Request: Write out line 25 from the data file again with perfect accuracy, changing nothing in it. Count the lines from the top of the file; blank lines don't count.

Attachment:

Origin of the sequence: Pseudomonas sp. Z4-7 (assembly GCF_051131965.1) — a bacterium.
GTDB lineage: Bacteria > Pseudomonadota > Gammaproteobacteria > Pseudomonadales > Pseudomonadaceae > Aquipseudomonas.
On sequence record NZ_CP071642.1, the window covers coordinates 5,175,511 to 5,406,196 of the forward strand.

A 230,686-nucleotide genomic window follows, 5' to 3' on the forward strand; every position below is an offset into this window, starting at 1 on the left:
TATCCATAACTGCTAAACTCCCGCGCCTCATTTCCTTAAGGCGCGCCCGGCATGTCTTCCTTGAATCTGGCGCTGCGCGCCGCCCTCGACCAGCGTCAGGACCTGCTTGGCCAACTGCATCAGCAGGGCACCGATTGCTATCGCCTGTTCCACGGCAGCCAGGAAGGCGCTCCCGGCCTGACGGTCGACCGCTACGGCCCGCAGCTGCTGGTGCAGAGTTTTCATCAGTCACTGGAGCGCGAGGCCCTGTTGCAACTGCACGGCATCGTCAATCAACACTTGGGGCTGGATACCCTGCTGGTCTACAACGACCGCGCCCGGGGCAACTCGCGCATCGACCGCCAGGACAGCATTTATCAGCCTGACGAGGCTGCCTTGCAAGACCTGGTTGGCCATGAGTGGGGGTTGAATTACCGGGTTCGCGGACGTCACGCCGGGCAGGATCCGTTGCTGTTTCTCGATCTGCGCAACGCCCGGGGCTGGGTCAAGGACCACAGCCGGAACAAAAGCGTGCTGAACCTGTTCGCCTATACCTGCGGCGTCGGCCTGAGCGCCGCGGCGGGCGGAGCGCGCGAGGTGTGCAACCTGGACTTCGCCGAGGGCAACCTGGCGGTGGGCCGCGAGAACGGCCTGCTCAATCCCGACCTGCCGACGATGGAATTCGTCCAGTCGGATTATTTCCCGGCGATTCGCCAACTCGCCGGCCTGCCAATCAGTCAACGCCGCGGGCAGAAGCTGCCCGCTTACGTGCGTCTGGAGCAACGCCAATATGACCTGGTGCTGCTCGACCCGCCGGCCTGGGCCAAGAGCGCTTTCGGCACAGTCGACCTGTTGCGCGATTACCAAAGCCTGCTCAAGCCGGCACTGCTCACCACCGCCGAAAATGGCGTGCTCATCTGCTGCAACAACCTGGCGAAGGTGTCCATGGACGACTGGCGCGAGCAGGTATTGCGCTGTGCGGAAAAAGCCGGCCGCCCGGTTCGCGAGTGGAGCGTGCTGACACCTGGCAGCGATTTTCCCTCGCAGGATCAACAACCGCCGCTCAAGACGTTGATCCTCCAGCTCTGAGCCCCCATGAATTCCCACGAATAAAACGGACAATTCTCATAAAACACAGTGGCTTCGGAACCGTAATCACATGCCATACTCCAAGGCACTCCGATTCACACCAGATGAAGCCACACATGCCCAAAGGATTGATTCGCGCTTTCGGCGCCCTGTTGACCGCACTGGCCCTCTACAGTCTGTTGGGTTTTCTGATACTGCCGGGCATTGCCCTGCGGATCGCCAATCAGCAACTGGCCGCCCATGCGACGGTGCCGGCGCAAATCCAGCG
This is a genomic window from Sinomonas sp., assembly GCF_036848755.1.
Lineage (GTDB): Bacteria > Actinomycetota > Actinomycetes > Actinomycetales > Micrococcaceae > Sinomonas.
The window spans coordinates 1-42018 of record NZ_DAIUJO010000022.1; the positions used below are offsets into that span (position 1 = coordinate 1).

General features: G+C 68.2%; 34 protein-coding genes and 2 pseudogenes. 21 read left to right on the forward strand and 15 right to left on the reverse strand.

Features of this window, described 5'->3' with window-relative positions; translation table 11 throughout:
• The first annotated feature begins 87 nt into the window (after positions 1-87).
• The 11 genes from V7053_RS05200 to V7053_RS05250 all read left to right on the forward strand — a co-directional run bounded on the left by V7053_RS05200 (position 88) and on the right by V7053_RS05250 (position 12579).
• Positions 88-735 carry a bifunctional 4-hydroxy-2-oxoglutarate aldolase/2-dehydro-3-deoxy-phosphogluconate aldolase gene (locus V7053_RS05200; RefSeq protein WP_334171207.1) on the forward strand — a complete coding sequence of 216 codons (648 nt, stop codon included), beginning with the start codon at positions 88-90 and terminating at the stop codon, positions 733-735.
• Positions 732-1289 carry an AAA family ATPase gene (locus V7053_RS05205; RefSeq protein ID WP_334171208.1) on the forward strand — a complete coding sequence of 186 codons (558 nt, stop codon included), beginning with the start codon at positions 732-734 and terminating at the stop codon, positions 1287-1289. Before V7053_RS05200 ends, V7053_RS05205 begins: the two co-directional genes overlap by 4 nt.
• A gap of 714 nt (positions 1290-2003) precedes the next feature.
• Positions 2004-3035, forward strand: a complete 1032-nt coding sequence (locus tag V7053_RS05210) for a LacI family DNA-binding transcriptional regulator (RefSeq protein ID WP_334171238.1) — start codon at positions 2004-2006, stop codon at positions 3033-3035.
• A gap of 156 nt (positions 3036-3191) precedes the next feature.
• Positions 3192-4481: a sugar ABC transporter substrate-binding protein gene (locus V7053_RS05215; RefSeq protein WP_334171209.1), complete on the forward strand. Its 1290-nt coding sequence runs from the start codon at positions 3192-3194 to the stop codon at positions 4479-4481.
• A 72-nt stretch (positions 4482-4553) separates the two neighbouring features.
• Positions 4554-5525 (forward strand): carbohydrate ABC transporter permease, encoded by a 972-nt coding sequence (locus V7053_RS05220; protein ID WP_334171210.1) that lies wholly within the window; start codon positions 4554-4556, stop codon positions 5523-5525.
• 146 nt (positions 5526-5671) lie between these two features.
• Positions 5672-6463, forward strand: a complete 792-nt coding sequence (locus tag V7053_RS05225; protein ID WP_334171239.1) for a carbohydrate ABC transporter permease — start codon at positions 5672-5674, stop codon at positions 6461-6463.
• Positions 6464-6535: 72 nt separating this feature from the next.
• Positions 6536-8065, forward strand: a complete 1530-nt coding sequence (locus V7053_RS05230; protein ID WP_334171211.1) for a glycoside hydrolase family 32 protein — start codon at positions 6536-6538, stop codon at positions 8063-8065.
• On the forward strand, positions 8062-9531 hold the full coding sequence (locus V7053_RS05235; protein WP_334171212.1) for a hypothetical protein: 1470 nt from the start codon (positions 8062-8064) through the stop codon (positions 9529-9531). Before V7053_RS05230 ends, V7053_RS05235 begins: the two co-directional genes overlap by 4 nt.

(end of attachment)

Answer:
• On the forward strand, positions 8062-9531 hold the full coding sequence (locus V7053_RS05235; protein WP_334171212.1) for a hypothetical protein: 1470 nt from the start codon (positions 8062-8064) through the stop codon (positions 9529-9531). Before V7053_RS05230 ends, V7053_RS05235 begins: the two co-directional genes overlap by 4 nt.